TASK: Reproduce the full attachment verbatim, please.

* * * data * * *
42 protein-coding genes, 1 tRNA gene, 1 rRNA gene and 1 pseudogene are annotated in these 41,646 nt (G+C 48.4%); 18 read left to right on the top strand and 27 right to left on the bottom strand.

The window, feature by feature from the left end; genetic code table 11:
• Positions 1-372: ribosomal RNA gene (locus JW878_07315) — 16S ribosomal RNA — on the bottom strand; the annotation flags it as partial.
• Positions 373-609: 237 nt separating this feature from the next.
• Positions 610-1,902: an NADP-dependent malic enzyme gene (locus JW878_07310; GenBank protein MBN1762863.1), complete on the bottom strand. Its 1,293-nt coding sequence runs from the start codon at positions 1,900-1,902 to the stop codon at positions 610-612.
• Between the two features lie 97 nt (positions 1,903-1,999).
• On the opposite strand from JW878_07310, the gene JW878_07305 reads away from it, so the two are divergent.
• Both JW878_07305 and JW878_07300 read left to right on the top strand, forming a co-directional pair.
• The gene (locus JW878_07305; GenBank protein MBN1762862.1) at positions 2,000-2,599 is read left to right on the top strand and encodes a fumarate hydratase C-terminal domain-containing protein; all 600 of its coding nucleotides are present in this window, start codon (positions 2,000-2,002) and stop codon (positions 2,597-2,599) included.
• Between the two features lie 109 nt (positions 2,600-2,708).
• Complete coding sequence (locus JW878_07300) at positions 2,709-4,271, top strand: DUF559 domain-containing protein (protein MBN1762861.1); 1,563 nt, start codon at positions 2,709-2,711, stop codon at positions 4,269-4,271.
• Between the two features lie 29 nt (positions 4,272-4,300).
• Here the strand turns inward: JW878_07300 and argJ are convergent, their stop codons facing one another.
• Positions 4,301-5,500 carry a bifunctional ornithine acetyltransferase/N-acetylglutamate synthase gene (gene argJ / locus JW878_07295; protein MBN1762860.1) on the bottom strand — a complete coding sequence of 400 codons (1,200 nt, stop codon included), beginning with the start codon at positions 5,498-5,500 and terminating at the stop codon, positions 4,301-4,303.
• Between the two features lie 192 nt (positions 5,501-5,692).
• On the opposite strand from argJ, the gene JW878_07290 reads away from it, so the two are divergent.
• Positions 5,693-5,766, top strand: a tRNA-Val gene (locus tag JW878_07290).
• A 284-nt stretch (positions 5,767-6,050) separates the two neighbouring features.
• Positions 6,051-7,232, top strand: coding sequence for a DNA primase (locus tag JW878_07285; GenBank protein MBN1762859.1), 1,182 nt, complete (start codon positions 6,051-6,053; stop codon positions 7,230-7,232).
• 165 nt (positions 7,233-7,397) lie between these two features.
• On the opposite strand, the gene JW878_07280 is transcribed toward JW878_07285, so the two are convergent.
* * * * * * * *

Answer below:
42 protein-coding genes, 1 tRNA gene, 1 rRNA gene and 1 pseudogene are annotated in these 41,646 nt (G+C 48.4%); 18 read left to right on the top strand and 27 right to left on the bottom strand.

The window, feature by feature from the left end; genetic code table 11:
• Positions 1-372: ribosomal RNA gene (locus JW878_07315) — 16S ribosomal RNA — on the bottom strand; the annotation flags it as partial.
• Positions 373-609: 237 nt separating this feature from the next.
• Positions 610-1,902: an NADP-dependent malic enzyme gene (locus JW878_07310; GenBank protein MBN1762863.1), complete on the bottom strand. Its 1,293-nt coding sequence runs from the start codon at positions 1,900-1,902 to the stop codon at positions 610-612.
• Between the two features lie 97 nt (positions 1,903-1,999).
• On the opposite strand from JW878_07310, the gene JW878_07305 reads away from it, so the two are divergent.
• Both JW878_07305 and JW878_07300 read left to right on the top strand, forming a co-directional pair.
• The gene (locus JW878_07305; GenBank protein MBN1762862.1) at positions 2,000-2,599 is read left to right on the top strand and encodes a fumarate hydratase C-terminal domain-containing protein; all 600 of its coding nucleotides are present in this window, start codon (positions 2,000-2,002) and stop codon (positions 2,597-2,599) included.
• Between the two features lie 109 nt (positions 2,600-2,708).
• Complete coding sequence (locus JW878_07300) at positions 2,709-4,271, top strand: DUF559 domain-containing protein (protein MBN1762861.1); 1,563 nt, start codon at positions 2,709-2,711, stop codon at positions 4,269-4,271.
• Between the two features lie 29 nt (positions 4,272-4,300).
• Here the strand turns inward: JW878_07300 and argJ are convergent, their stop codons facing one another.
• Positions 4,301-5,500 carry a bifunctional ornithine acetyltransferase/N-acetylglutamate synthase gene (gene argJ / locus JW878_07295; protein MBN1762860.1) on the bottom strand — a complete coding sequence of 400 codons (1,200 nt, stop codon included), beginning with the start codon at positions 5,498-5,500 and terminating at the stop codon, positions 4,301-4,303.
• Between the two features lie 192 nt (positions 5,501-5,692).
• On the opposite strand from argJ, the gene JW878_07290 reads away from it, so the two are divergent.
• Positions 5,693-5,766, top strand: a tRNA-Val gene (locus tag JW878_07290).
• A 284-nt stretch (positions 5,767-6,050) separates the two neighbouring features.
• Positions 6,051-7,232, top strand: coding sequence for a DNA primase (locus tag JW878_07285; GenBank protein MBN1762859.1), 1,182 nt, complete (start codon positions 6,051-6,053; stop codon positions 7,230-7,232).
• 165 nt (positions 7,233-7,397) lie between these two features.
• On the opposite strand, the gene JW878_07280 is transcribed toward JW878_07285, so the two are convergent.